We went to the top of the Catford Centre car park afterwards and drank cans of cider. He thought it was a ‘concrete monstrosity’. He was joking – mostly. There were all these French paperbacks lying around on the car park decks – books by Baudelaire, Camus, Houellebecq. It was very strange. These things don’t happen by chance. Each end result is the end result of a complex chain of events. So what was going on here? Who had been here? What was the building trying to tell me? What was it trying to tell us all? I loved that place. It was no-nonsense. I got drunk pretty quickly. We started talking about politics and about comedy. About how attitudes in society shape attitudes to things, to art, to architecture, to TV. Donald said to me, ‘People just want to do their own damn thing. Individualism isn’t necessarily part of the capitalist conspiracy, is it?’ I told him he was a fucking anarchist and I seduced him again.

Did you like that bit? I hope so. I’m trying to write something here that’ll make you sit up and think. Call it criticism if you want – maybe it is, maybe it isn’t. Don’t assume that all architectural criticism has to be as pointed as ‘This is a good column’ and ‘That is a bad pediment’. Break through the walls of words and the words of walls. Examine and feel. Brutalist buildings are the ones that precisely lend themselves to this state of intimacy, an intimacy between space, people and words. They provoke. They provoke you. They provoke me. Prod them back. They’re beasts, they can take it. Experience what’s being meant by the building, however abstracted the thought might seem or the building might look. And when you’ve done that, for pity’s sake just go and enjoy the damn place. What’s wrong with going to a multi-storey car park and making art or getting drunk or holding a rave, or fucking, or reading French paperbacks? Nothing. It’s your space – get out of the house more and use it. Buildings love to be loved, like people.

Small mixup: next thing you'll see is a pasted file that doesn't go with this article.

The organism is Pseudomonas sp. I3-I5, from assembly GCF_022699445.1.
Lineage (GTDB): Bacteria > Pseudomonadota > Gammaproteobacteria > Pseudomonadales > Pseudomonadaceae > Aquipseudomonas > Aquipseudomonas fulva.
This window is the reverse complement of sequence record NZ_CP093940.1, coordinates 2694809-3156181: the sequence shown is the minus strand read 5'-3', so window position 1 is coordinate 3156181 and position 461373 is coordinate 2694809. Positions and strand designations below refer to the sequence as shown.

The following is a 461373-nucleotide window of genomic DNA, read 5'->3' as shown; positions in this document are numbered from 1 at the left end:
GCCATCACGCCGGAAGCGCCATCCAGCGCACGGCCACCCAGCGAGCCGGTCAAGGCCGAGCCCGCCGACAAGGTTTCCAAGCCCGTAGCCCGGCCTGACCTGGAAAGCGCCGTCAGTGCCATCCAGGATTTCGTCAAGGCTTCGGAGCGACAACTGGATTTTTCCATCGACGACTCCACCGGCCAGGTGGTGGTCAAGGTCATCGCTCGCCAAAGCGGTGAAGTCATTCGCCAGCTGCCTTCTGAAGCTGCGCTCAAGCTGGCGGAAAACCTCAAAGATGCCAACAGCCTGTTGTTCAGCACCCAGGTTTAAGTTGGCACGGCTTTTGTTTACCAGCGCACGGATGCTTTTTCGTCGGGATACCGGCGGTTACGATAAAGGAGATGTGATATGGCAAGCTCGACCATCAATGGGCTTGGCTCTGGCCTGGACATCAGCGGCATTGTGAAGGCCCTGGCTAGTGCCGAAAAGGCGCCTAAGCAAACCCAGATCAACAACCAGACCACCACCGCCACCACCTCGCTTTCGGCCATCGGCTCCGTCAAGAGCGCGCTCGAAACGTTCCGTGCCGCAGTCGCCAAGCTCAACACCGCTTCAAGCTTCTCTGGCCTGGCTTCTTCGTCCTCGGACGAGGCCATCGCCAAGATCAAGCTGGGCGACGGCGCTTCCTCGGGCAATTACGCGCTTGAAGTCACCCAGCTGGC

Another afternoon lying on the sofa. I felt myself drifting off. My heart tapped out the faintest tick-tock like a shy clock. My breathing was laboured like an old man’s. So it’s no wonder that I slipped into yet another make-believe world.


This is a dream:

I can see dead people. The people who used to live in buildings. And seeing dead people suddenly seems to bring these dead buildings back to life. I’m in a flat. They’re everywhere. All the people that lived here. It’s like being in some kind of computer game. They fuss around but they don’t bump into each other. They don’t even seem like they can see each other. Next I’m in Priory Square. Dead shoppers are milling around. A guy is walking round the roof. He pauses for a moment, looks down, then throws himself off. I wake up sweating; my stomach aches.


Buy The Wall in the Head here, it’s released on 30 May

Author: Christopher Beanland

Disgruntled urban flâneur.